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What the Age of Disorder means for investors

15092020_Age of disorder

What the Age of Disorder means for investors

As you’ve no doubt noticed, the news these days is awash with reports of social unrest across the world. It’s prompted Deutsche Bank’s global strategists to argue that we’ve entered the Age of Disorder. They point to six major trends that, together, support their thesis – and which could have a big impact on equity returns in coming years.

Each year, Deutsche Bank’s global strategists publish a long-term asset return study looking back at the performance of different asset classes over time for as long as data is available and also try to look forward and make predictions of what will happen in the future.

In this publication, the strategists argue that we are entering an Age of Disorder which will lead to significant changes to the trends we have seen during the last 30 years.

If we look at the following chart, which shows the aggregated valuations of bonds and equities since 1860, we can see that since around 1980 there has been a massive increase in valuations for both bonds and equities. This is of course driven by the steep fall in interest rates in this period.

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I will not focus a lot on the historical return but instead describe the arguments that Deutsche Bank (DB) puts forward for why we should not expect the current trends to continue.

Another Cold War

Over the past decades China has risen to become the second biggest economy in the world and is poised to overtake the US within coming decades. We have recently seen a significant deterioration in China’s relationship with the US and some other countries such as Australia. Deutsche Bank argues that this will continue no matter who wins the next election in US as China will be firm that their influence on the world stage should continue to grow while people’s perception of China and, in particular, the Chinese Communist Party in many countries, is deteriorating. This sets the scene for further conflicts which will deteriorate into a new cold war between a US led coalition of Western countries and countries within China’s immediate sphere of influence. What it comes down to is that Western countries want to retain this share of the world’s GDP while China wants to grow its share back to the 25-30 per cent where it was for the majority of historical times, as shown in the figure below.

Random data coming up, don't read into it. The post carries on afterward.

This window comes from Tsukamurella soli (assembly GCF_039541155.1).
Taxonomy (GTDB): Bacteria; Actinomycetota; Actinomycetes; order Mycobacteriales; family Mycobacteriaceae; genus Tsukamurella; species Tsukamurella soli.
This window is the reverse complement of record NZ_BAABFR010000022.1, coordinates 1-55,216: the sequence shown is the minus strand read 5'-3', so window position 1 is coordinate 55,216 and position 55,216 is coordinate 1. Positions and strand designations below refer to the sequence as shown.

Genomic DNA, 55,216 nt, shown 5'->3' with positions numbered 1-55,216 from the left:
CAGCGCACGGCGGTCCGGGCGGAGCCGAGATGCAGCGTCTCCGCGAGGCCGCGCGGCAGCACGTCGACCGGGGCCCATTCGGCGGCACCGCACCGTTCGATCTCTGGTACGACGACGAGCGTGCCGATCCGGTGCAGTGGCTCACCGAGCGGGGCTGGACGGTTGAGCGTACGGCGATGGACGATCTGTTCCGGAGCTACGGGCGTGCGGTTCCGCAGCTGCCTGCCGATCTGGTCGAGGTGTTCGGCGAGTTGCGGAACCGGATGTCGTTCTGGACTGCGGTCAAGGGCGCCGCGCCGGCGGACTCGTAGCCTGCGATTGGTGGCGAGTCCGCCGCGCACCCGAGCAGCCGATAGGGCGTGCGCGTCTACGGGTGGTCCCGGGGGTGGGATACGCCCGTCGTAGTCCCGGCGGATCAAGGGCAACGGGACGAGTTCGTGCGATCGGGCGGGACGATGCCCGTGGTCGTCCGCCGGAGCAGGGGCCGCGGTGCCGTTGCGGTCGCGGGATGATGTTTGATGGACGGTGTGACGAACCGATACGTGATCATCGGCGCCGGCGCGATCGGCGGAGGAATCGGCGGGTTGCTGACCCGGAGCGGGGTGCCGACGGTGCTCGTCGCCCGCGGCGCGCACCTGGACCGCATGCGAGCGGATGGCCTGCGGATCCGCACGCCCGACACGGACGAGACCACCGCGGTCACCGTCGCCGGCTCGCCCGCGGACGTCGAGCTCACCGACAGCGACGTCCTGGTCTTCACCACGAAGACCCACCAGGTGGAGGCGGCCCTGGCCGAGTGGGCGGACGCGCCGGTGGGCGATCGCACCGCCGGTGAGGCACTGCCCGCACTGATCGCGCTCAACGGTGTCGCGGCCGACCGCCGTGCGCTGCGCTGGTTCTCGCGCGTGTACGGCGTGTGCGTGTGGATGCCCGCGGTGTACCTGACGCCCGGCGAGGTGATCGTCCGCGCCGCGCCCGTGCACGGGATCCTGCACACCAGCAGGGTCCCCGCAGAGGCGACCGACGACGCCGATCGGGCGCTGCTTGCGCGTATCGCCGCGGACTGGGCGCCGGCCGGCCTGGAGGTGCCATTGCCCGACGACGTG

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The process of Western countries increasing their share of world GDP at the expense of China and India was very turbulent and the reversal is likely to also be turbulent.

European Union potential dissolution

We are just now seeing the first withdrawal from the European Union with the Brexit process and there are more and more signs that the cohesion in the union is further deteriorating with the emergence of EU skeptical political parties in many countries. The underlying cause of the frictions are the effects from running several different economies under the same currency meaning that differences in productivity cannot be adjusted for by changes in exchange rates. As a result, there have been large differences in the growth rates in the EU countries over time resulting in the richer countries having to subsidise the poorer countries, causing resentment and discord. As we can see from the chart below, Germany grew its real GDP per person by 28 per cent in the two decades since 1999 while Italy only grew by 2 per cent.

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The Euro area is also rapidly ageing with its share of population above 65 years increasing by a faster pace than the major parts of the world.

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To offset an eventual shrinking population, the EU countries will probably rely on high levels of immigration from developing countries which, as we currently see, often creates domestic social issues, further seeding isolationists political groups, which is not good for EU cohesion.

Very high debt levels

Low interest rates and government stimulus during the GFC and the current COVID-19 crisis has resulted in the highest level of debt/GDP since the end of the second world war:

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Proponents of Modern Monetary Theory claim that this is not an issue as the serviceability of the debt is made easier due to low interest rates. It is technically correct that countries issuing debt in their own currencies cannot really go bankrupt as they can just print more money to repay existing debt. This would then result in that country’s currency adjusting its value compared to other currencies. To me, the problem arrives when countries all do this at the same time, and all create more money at the same time. This leads to increased availability of money in the total system which creates asset bubbles. Asset bubbles lead to increases in inequality between the people who own assets and the ones that do not and this leads us to the next two issues.

Inflation reappearing (or deflation?)

After a period of very low inflation in most of the world, the scale of both the economic disruptions from lockdowns and the stimulus packages launched in response to COVID-19 means that it is hard to see that we will land at a happy equilibrium again. If the scale of stimulus packages are large enough to cause inflation to pick up, or if the economic downturns are greater, causing Japanese style deflation in the future, is anyone’s guess, but at least I do not think that we will end up with the recent situation of very close to zero inflation. Both high levels of inflation and deflation will have a significant impact on valuations of different types of asset classes. Higher inflation will be bad for bonds and companies with high duration (profits long time into the future) as interest rates are likely to increase if inflation picks up. Deflation would lead to even stronger bond prices but would probably be bad for equity valuations as it would indicate low or negative economic growth.

Whichever way it will turn out, it is clear that, at least in the US, equity valuations have been highest when there is a low but positive level of inflation.